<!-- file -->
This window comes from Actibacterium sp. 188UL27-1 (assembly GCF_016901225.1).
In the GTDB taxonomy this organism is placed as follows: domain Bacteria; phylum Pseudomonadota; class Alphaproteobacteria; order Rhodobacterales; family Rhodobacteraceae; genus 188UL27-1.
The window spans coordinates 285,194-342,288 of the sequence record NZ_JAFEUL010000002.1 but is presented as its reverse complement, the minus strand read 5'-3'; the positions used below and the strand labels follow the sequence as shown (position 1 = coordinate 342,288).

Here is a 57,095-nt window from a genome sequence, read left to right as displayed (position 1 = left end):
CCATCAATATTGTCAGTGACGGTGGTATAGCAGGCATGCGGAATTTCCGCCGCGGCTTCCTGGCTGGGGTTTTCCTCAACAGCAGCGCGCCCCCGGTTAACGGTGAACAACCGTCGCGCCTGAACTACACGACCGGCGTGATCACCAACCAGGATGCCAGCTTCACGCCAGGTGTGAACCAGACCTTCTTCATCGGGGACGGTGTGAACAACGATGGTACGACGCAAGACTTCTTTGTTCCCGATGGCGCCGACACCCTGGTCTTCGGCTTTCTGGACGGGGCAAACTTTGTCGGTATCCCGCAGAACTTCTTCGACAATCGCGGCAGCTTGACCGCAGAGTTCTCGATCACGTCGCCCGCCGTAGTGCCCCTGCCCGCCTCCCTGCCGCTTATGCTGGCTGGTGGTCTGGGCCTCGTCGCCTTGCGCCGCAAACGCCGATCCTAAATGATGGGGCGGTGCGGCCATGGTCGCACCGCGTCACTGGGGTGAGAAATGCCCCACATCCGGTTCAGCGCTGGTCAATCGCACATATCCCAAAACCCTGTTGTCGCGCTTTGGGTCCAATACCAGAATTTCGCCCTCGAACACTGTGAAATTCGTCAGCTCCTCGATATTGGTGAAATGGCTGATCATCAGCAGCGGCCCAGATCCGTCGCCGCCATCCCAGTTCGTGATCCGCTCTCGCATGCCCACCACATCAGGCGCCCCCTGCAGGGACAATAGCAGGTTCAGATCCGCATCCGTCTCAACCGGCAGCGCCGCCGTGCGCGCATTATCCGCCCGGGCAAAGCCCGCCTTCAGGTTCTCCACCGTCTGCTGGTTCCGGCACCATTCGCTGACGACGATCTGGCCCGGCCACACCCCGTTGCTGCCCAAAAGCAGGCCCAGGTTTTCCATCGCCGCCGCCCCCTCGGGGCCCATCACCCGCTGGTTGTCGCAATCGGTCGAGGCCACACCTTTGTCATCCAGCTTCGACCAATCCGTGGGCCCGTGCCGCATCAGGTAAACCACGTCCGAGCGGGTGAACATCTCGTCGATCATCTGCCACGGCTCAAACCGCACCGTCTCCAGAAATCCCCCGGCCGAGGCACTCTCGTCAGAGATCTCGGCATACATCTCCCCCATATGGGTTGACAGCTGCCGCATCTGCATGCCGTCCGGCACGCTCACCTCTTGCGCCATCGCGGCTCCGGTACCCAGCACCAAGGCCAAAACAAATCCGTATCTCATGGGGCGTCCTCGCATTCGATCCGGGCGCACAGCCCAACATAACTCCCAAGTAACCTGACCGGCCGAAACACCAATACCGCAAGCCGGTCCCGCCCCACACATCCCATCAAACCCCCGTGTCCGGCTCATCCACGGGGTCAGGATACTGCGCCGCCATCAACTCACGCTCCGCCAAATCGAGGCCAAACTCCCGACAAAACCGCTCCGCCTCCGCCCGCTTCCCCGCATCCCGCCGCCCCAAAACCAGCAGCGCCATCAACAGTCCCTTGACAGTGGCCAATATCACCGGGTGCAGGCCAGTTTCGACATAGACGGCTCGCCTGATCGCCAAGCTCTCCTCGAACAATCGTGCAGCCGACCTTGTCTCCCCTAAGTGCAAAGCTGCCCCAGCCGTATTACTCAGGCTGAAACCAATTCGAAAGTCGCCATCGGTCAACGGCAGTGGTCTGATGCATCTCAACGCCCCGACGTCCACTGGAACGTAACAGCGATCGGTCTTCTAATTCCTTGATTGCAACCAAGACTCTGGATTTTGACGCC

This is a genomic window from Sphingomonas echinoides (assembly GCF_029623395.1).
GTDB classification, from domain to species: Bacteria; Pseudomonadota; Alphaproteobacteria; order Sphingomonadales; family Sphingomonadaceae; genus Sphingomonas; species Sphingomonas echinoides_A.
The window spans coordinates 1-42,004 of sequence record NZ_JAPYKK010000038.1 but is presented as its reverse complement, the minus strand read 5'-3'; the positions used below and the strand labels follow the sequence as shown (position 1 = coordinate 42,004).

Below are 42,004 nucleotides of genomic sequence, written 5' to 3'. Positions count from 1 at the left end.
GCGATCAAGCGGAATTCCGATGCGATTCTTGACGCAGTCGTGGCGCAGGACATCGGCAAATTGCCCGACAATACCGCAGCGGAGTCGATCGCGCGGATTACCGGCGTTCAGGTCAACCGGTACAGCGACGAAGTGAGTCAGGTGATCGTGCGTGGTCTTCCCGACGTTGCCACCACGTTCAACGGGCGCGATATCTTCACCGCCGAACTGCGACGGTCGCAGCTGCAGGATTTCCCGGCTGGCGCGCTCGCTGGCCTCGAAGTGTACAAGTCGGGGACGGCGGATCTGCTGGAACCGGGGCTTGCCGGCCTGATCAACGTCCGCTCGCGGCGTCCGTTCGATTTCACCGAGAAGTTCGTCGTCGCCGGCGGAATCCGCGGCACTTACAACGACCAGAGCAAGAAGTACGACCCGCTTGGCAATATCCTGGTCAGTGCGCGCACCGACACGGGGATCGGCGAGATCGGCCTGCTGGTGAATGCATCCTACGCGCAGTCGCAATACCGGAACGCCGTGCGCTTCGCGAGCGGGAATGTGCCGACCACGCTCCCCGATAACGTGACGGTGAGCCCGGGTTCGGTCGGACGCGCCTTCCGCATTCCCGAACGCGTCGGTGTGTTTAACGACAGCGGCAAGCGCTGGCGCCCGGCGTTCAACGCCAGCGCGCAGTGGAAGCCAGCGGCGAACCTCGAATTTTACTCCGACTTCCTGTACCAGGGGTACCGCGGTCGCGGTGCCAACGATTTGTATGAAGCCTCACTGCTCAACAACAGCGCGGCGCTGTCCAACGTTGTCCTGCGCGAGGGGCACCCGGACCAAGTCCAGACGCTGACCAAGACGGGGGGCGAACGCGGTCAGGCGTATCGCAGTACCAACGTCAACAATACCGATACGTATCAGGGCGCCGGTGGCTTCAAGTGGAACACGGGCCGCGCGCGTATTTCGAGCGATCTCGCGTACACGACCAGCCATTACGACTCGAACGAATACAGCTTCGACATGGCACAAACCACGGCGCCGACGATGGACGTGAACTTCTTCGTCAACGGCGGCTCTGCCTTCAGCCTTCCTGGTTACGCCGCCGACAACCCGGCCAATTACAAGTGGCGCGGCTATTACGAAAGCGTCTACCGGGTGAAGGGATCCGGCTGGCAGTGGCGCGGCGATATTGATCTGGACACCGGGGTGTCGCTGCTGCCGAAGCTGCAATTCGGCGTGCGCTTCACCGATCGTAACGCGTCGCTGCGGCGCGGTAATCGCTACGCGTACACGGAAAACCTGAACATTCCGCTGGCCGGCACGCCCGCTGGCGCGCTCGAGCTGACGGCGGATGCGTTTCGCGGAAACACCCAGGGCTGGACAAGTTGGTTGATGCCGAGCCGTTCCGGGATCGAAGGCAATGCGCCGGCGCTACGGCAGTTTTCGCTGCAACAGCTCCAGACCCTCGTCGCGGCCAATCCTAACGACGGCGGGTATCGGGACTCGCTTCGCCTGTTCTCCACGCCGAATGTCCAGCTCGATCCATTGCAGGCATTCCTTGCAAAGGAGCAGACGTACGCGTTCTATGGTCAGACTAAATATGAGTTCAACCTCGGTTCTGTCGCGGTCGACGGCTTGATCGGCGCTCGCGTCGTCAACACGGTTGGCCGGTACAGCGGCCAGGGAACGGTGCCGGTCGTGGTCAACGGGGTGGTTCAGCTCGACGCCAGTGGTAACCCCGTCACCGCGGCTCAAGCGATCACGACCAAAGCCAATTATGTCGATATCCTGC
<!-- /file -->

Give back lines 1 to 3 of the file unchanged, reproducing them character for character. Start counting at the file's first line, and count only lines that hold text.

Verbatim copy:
This window comes from Actibacterium sp. 188UL27-1 (assembly GCF_016901225.1).
In the GTDB taxonomy this organism is placed as follows: domain Bacteria; phylum Pseudomonadota; class Alphaproteobacteria; order Rhodobacterales; family Rhodobacteraceae; genus 188UL27-1.
The window spans coordinates 285,194-342,288 of the sequence record NZ_JAFEUL010000002.1 but is presented as its reverse complement, the minus strand read 5'-3'; the positions used below and the strand labels follow the sequence as shown (position 1 = coordinate 342,288).